Akatsuki - Venus Climate Orbiter

PLANET-C1-SM.jpgAkatsuki ("Dawn"), also known as the Venus Climate Orbiter (VCO) and Planet-C, is a Japanese Aerospace Exploration Agency (JAXA) probe tasked to study the complex atmosphere of Venus.

The scientific payload consists of six instruments. The five imaging cameras will explore Venus in wavelengths from ultraviolet to the mid-infrared.  By using these cameras, Akatsuki will study the stratification of the atmosphere, atmospheric dynamics, and cloud physics.

Documents and PowerPoints
Akatsuki Venus Climate Orbiter.pdf
Akatsuki Presskit

Related MGGP Links
Venus Express

Reminder: email links to visitors

JAXA Links
Venus Climate Orbiter Akatsuki
Akatsuki-Venus Meteorology - ISAS
Planet-C:Climate Orbiter Mission
Akatsuki Special Site 

Akatsuki Digital Archives

The Planetary Society Links
Akatsuki's First Images and Science Plans

Wikipedia Links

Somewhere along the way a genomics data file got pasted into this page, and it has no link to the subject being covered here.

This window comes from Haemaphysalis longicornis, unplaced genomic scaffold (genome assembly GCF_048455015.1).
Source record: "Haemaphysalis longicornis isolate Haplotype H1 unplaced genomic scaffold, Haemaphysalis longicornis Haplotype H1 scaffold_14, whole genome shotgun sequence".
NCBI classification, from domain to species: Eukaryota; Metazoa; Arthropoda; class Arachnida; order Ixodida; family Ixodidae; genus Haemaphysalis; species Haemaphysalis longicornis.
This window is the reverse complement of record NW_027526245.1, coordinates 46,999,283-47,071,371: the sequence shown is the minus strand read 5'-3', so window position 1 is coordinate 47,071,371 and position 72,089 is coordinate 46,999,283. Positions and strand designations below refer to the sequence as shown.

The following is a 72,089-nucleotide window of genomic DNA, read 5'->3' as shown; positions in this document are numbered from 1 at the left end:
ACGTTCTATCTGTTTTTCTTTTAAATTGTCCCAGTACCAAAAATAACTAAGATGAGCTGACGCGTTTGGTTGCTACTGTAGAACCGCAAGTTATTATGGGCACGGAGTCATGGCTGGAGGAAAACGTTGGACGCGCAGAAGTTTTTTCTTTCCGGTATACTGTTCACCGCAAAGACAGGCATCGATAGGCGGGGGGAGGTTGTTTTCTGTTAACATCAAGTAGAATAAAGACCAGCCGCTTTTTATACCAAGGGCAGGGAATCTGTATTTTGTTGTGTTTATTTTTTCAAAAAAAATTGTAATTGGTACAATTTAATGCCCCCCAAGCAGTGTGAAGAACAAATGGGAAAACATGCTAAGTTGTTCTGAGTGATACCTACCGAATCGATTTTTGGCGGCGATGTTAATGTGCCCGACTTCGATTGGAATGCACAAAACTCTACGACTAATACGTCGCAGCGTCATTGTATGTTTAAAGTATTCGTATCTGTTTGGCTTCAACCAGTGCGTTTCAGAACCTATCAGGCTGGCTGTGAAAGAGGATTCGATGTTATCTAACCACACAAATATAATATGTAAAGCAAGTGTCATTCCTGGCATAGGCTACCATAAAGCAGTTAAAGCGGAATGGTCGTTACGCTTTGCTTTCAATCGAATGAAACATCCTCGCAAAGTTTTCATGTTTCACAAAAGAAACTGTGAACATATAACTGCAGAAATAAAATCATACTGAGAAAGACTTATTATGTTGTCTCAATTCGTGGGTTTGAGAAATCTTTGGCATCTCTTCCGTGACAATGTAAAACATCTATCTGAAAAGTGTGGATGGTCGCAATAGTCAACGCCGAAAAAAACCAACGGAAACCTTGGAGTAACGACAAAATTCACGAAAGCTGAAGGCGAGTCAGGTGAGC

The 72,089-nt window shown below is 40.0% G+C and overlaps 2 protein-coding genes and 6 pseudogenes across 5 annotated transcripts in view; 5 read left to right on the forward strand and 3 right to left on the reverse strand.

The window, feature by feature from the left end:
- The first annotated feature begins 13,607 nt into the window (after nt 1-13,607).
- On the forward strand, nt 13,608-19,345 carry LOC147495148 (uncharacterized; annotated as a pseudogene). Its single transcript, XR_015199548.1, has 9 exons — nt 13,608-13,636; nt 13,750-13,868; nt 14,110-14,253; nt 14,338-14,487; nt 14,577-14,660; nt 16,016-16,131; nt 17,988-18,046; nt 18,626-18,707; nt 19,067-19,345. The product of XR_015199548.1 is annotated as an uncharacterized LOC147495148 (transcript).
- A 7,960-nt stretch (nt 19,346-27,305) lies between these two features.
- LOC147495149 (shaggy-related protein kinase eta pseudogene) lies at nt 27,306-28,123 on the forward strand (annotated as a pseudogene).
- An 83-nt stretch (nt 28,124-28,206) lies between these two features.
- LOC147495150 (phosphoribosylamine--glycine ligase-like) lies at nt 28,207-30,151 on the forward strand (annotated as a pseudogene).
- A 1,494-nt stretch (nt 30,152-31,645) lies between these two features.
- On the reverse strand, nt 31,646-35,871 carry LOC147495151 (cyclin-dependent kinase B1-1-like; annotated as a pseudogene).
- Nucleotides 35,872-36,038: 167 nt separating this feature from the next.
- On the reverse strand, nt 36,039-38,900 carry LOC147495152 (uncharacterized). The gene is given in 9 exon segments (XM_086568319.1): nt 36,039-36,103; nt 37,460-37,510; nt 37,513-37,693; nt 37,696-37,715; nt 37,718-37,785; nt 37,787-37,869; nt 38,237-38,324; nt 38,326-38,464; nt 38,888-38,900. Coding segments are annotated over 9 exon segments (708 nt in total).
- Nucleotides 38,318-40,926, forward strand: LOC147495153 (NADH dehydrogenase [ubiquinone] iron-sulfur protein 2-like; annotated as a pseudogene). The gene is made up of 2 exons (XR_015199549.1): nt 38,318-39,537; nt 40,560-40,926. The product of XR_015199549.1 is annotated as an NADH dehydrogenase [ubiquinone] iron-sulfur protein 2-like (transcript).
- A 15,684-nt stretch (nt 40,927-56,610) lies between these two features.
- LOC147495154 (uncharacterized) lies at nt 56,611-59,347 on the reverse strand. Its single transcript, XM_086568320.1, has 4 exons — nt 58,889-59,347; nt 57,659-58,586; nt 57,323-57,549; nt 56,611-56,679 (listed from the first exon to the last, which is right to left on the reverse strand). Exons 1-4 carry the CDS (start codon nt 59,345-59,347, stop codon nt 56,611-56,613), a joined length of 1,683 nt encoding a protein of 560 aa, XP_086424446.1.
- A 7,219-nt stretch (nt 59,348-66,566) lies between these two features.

Click on image/link for larger view

20151209_AKATSUKI_20151207_UVI.png Akatsuki's ultraviolet imager (UVI) sees shorter-wavelength ultraviolet than any other previous Venus imager, at 283 nanometers. Akatsuki took this photo on December 7, 2015 from a distance of 72,000 kilometers. 

20151209_AKATSUKI_20151207_LIR.jpg Akatsuki's longwave infrared imager (LIR) takes images at a wavelength of 10 microns, studying cloud-top temperatures. This is the first photo of its kind taken in Venus orbit. It was acquired by Akatsuki on December 7, 2015 from a distance of 72,000 kilometers.

20151209_AKATSUKI_20151207_IR1.jpg  Akatsuki infrared radiation image at a wavelength of 1 micron. When looking at Venus' nightside, it will be able to detect deep clouds from their radiated heat.

PLANET-C3.jpg Akatsuki's five cameras will study the atmosphere of Venus.

20151209_akatsuki_1.jpgThis diagram shows Akatsuki's orbital parameters after arriving at Venus.


Click on image/link for larger view

OrbitInsertion-tn.png Venus Orbit Insertion - The short time scale simulation of the Venus Observation Orbit Injection of Venus Climate Orbiter "AKATSUKI" (PLANET-C) on Dec 7, 2015.

VenusianAtmosphere-tn.pngAkatsuki Spacecraft Arrives at Venus - Japan's Akatsuki spacecraft has arrived in orbit around Venus, five years after an engine failure scuttled its first attempt. 



This site is best viewed in Internet Explorer 7+, Firefox 2.0+, Safari 3.0+, Google Chrome